Ken Wilson, Renormalization Group, and Differential Geometry

2009 December 7
by Daniel Lakeland

I'm reading Ken Wilson's 1971 paper on Renormalization Group based solutions to the Ising model for my Statistical Mechanics class. The paper is a good example of an important idea in its early stages of exposition.

Wilson has thought up something important, but he hasn't yet worked out the best way to communicate it, or the best structure in which to interpret it. The result is a bit of back and forth between different viewpoints on the same thing.

The key insight that he seems to have had is that at the critical state the distribution of states p(s|K,h) should be invariant under a continuous transformation that has one parameter. Here s is a state vector, and K and h are given parameters of the Ising system, with K being the nearest neighbor coupling and h the external magnetic field. Whereas Kadanoff had the idea of literally combining the spins at several points on the lattice into a new set of spins (ie. downsampling the state vector s), Wilson imagines a continuous transformation in which length can be rescaled by any factor, especially a factor like (1+\delta) with \delta \ll 1. By considering the problem in this context, we can bring what we know about Lie Groups into play in solving for the behavior of the system.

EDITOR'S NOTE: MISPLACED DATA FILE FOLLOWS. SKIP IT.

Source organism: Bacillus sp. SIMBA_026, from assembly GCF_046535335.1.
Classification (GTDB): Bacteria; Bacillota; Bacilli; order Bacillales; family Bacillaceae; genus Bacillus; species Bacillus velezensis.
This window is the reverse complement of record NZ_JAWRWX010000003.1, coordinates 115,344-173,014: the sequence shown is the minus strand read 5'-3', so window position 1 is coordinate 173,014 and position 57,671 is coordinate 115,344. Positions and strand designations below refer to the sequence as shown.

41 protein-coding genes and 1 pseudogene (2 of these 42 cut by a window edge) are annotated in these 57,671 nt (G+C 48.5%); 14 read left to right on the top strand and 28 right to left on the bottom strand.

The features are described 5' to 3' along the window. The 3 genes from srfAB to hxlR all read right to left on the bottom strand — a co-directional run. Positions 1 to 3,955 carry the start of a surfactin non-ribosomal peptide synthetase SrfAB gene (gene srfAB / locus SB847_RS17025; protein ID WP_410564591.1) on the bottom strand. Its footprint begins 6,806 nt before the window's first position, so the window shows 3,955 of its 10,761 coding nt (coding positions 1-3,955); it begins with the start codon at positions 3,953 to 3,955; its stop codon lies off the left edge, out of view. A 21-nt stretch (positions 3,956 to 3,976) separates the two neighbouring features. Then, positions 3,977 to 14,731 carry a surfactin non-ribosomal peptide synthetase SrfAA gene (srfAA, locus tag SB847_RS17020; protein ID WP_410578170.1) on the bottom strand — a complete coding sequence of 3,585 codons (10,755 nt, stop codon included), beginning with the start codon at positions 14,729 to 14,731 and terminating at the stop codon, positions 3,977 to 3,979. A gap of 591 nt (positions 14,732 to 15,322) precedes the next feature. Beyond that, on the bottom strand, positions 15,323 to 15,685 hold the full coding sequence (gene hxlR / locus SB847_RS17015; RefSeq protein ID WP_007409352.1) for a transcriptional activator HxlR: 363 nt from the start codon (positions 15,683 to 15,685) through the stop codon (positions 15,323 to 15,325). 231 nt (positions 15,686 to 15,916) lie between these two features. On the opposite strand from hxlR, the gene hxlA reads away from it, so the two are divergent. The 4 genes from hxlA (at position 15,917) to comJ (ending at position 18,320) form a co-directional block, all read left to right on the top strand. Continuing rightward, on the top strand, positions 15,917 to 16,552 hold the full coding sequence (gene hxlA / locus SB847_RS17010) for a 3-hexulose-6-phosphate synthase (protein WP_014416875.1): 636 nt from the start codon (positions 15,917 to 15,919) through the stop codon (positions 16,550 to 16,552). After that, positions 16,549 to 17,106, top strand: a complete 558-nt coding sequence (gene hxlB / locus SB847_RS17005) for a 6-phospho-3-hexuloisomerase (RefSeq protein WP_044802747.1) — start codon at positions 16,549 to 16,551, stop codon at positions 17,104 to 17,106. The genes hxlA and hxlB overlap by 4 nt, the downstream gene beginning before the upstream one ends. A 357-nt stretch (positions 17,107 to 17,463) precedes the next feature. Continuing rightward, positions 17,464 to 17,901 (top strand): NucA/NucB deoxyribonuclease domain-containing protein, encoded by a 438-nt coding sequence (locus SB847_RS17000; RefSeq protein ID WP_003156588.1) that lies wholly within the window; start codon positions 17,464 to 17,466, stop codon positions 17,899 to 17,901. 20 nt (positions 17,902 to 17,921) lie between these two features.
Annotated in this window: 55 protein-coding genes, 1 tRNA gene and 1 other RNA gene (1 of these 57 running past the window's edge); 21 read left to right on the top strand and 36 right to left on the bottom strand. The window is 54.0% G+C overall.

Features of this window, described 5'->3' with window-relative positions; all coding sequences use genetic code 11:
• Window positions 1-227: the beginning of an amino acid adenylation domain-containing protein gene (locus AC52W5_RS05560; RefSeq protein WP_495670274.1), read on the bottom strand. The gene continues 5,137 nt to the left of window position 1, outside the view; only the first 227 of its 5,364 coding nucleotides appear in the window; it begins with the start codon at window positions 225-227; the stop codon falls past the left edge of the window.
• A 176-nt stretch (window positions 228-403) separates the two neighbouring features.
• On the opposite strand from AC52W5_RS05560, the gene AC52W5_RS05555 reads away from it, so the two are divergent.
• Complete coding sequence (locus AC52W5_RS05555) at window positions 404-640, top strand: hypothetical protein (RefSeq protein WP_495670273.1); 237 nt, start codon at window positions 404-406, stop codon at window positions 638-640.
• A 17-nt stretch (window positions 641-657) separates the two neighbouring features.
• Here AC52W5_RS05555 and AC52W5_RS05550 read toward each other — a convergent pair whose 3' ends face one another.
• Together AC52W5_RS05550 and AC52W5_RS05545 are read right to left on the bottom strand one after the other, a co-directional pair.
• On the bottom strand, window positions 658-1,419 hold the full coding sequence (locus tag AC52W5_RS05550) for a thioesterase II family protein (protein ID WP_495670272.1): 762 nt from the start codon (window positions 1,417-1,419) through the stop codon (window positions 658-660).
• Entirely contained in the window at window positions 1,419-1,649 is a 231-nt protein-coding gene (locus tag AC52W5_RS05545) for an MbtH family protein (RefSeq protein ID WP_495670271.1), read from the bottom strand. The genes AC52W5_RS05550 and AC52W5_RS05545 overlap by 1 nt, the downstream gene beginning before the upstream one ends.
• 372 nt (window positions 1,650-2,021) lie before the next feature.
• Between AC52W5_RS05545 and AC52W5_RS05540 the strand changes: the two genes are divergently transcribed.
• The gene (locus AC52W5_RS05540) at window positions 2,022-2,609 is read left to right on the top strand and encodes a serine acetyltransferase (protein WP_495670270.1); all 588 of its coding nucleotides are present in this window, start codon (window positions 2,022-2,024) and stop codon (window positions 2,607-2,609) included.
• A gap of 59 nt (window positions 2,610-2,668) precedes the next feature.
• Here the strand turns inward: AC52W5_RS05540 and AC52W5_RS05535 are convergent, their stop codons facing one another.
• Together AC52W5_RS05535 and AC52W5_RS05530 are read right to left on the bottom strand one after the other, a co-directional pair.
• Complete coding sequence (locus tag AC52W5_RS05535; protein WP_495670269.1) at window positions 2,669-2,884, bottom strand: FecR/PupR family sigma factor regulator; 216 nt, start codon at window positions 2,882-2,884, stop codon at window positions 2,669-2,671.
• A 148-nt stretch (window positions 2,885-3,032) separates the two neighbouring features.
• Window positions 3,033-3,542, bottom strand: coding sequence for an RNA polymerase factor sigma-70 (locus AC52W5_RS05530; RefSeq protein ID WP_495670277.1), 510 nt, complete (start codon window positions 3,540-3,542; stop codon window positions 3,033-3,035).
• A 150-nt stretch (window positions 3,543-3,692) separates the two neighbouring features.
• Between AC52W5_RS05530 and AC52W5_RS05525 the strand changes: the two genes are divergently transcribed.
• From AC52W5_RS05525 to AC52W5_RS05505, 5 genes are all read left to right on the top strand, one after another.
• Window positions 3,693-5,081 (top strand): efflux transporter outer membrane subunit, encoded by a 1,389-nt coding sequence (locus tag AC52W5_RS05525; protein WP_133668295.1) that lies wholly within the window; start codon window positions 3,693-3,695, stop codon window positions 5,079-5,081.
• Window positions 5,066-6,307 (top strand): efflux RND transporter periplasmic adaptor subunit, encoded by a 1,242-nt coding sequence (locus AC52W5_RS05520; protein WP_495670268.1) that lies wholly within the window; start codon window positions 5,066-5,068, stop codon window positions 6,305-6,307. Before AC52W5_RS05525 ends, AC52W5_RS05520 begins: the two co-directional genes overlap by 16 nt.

I think where he is going is that the system is considered in terms of a function F=-\frac{k_bT \log(Z)}{V} which is the free energy density, closely related to the partition function Z and hence the probability distribution p(s). We imagine a 1 parameter group action on the coefficients, with the parameter being L the rescaling length. Unfortunately, Wilson does not make the argument explicitly nondimensional, and I think this is a mistake. To make this all make sense, we should nondimensionalize the system.

Consider the nondimensional variables v=V/L^3, f = FL^3/k_bT, k = (K-K_c)/K_c and b=h/k_bT which is nondimensional if we consider spins to be nondimensional. If we contemplate rescaling these variables by multiplying the reference length by (1+l), we wish to leave the resulting f unchanged, which induces a necessary change in k and b. We want, in other words, f(v,k,b) = (1+l)^{3} f(v(1+l)^{-3},k_l,b_l). Here the exponents are opposite to what Wilson uses, but that's because here we're rescaling the reference length L which appears in the denominator of v = V/L^3. The action of rescaling v induces a necessary renormalization of k, b, and f in order to maintain the nondimensional free energy density at a constant value. This simple perspective seems hidden in the Wilson paper, and I wonder whether it's not presented like that in the paper because I'm in a position of taking advantage of almost 40 years of development, or because I don't understand something about the basics?

I wanted to go on here, but I'm afraid I'll have to wait until I do understand this perspective more. Maybe some reader will have something useful to add?

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